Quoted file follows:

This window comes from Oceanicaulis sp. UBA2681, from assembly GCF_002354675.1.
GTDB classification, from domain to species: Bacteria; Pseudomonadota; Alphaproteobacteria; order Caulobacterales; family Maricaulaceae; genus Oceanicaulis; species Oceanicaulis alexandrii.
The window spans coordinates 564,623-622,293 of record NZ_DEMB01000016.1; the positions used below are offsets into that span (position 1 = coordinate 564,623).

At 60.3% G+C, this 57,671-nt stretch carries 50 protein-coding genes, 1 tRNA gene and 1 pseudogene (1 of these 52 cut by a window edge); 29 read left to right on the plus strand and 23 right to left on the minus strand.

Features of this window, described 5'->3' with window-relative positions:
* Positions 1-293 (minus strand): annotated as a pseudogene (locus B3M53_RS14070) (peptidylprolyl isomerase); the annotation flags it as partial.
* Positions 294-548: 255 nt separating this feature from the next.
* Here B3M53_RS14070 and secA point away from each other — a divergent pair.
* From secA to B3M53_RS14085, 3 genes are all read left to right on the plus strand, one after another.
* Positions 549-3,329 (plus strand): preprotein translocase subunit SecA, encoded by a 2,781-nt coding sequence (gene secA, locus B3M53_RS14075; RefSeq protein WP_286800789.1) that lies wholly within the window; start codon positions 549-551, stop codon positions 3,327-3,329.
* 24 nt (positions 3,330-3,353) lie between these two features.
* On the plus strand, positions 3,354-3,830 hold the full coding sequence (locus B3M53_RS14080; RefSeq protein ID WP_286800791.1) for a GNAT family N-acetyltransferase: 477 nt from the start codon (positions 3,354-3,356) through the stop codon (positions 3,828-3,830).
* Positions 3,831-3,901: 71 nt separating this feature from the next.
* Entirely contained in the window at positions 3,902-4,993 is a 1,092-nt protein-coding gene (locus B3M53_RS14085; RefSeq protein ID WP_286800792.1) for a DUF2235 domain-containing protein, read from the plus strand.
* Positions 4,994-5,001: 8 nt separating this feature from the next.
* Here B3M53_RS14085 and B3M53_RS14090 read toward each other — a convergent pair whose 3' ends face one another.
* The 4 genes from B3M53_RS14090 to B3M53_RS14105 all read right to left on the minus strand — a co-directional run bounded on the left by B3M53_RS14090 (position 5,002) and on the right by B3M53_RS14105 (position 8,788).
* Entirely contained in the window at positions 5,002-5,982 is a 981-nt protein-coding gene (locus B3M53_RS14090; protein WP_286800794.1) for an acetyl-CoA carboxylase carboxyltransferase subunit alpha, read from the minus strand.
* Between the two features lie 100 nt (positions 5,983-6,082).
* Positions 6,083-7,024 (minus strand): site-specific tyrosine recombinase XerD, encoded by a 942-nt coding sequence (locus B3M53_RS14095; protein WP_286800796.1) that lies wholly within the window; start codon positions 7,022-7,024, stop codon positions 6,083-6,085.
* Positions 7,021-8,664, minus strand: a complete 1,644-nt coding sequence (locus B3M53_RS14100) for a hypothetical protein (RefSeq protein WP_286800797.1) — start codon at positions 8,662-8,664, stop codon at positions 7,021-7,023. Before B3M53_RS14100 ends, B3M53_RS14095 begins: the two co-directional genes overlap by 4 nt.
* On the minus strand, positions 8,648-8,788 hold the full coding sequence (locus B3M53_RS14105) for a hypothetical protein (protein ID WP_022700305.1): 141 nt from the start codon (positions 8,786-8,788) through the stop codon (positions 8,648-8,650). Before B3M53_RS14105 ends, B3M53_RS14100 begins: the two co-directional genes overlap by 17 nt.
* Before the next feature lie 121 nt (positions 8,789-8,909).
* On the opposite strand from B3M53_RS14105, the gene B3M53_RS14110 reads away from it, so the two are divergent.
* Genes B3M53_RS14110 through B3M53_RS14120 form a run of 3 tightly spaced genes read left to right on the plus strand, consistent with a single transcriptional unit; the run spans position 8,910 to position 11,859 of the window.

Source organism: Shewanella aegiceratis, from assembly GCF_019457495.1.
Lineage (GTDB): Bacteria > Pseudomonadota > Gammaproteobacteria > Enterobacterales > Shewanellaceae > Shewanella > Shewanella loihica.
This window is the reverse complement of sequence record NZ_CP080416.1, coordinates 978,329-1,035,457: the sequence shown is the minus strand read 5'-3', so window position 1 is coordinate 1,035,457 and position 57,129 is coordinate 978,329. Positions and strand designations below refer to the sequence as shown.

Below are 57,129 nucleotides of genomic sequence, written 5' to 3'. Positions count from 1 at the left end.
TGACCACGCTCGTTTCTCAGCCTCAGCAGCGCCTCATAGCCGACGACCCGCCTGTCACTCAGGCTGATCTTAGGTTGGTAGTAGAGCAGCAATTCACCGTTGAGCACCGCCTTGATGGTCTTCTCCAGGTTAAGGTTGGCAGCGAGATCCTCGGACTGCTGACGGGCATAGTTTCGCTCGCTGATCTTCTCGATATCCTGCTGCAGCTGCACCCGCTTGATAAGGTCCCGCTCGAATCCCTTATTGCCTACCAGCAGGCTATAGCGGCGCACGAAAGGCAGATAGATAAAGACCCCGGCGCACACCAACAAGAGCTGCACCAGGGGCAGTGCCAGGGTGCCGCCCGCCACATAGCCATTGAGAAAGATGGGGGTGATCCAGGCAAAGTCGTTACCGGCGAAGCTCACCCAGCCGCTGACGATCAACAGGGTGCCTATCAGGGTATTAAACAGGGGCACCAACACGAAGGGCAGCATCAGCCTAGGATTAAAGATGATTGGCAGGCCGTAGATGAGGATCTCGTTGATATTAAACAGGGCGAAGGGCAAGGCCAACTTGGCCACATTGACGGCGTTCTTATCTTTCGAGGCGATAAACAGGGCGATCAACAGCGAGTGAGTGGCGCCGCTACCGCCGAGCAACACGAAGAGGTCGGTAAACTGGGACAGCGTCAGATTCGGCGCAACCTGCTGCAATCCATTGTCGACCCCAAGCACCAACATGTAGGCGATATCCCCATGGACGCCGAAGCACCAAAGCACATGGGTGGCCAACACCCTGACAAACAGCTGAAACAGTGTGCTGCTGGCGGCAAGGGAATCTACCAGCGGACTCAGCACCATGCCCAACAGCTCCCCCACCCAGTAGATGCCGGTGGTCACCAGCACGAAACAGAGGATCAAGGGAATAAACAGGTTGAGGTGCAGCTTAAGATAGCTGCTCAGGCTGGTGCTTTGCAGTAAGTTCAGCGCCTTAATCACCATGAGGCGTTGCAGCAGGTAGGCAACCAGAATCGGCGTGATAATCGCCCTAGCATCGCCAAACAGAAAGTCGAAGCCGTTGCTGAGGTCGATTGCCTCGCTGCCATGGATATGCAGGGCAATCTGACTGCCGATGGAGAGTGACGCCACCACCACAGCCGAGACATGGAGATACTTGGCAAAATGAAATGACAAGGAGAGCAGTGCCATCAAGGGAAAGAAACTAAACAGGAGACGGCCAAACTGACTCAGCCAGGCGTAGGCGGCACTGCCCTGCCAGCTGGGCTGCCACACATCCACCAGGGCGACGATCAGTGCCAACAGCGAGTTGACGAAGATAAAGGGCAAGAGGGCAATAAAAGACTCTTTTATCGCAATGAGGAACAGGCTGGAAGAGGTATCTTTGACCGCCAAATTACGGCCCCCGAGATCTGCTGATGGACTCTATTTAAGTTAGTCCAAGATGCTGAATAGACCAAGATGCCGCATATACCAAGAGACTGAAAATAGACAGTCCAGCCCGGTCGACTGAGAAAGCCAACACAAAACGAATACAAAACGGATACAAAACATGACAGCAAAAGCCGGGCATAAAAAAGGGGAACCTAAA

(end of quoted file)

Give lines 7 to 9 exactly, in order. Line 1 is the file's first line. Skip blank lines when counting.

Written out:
* Positions 294-548: 255 nt separating this feature from the next.
* Here B3M53_RS14070 and secA point away from each other — a divergent pair.
* From secA to B3M53_RS14085, 3 genes are all read left to right on the plus strand, one after another.